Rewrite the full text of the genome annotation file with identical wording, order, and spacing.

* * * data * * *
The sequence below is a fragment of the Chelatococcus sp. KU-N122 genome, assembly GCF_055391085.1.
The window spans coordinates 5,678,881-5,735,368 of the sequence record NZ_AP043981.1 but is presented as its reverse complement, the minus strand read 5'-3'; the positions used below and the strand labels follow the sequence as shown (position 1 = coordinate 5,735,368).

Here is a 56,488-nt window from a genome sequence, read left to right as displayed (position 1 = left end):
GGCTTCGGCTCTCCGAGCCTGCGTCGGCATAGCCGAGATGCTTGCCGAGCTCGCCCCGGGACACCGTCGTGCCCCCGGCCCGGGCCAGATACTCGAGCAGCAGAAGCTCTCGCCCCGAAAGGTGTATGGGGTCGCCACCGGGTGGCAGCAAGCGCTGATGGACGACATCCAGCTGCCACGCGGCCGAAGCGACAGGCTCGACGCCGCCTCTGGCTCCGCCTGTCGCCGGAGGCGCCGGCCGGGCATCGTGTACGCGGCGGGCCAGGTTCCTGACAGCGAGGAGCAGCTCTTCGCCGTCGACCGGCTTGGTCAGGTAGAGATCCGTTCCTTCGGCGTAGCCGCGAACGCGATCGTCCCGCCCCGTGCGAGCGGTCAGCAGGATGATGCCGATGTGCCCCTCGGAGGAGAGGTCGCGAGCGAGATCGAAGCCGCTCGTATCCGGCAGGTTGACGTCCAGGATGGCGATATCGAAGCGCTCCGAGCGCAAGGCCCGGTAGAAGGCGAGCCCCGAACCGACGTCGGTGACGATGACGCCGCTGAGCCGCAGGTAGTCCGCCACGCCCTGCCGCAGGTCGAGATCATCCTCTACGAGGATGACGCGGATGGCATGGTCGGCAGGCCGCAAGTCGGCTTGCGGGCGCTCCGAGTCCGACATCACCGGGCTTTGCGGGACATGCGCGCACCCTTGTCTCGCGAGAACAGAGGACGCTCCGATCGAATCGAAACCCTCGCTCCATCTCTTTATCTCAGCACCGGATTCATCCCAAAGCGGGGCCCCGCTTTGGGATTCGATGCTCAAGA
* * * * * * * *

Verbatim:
The sequence below is a fragment of the Chelatococcus sp. KU-N122 genome, assembly GCF_055391085.1.
The window spans coordinates 5,678,881-5,735,368 of the sequence record NZ_AP043981.1 but is presented as its reverse complement, the minus strand read 5'-3'; the positions used below and the strand labels follow the sequence as shown (position 1 = coordinate 5,735,368).

Here is a 56,488-nt window from a genome sequence, read left to right as displayed (position 1 = left end):
GGCTTCGGCTCTCCGAGCCTGCGTCGGCATAGCCGAGATGCTTGCCGAGCTCGCCCCGGGACACCGTCGTGCCCCCGGCCCGGGCCAGATACTCGAGCAGCAGAAGCTCTCGCCCCGAAAGGTGTATGGGGTCGCCACCGGGTGGCAGCAAGCGCTGATGGACGACATCCAGCTGCCACGCGGCCGAAGCGACAGGCTCGACGCCGCCTCTGGCTCCGCCTGTCGCCGGAGGCGCCGGCCGGGCATCGTGTACGCGGCGGGCCAGGTTCCTGACAGCGAGGAGCAGCTCTTCGCCGTCGACCGGCTTGGTCAGGTAGAGATCCGTTCCTTCGGCGTAGCCGCGAACGCGATCGTCCCGCCCCGTGCGAGCGGTCAGCAGGATGATGCCGATGTGCCCCTCGGAGGAGAGGTCGCGAGCGAGATCGAAGCCGCTCGTATCCGGCAGGTTGACGTCCAGGATGGCGATATCGAAGCGCTCCGAGCGCAAGGCCCGGTAGAAGGCGAGCCCCGAACCGACGTCGGTGACGATGACGCCGCTGAGCCGCAGGTAGTCCGCCACGCCCTGCCGCAGGTCGAGATCATCCTCTACGAGGATGACGCGGATGGCATGGTCGGCAGGCCGCAAGTCGGCTTGCGGGCGCTCCGAGTCCGACATCACCGGGCTTTGCGGGACATGCGCGCACCCTTGTCTCGCGAGAACAGAGGACGCTCCGATCGAATCGAAACCCTCGCTCCATCTCTTTATCTCAGCACCGGATTCATCCCAAAGCGGGGCCCCGCTTTGGGATTCGATGCTCAAGA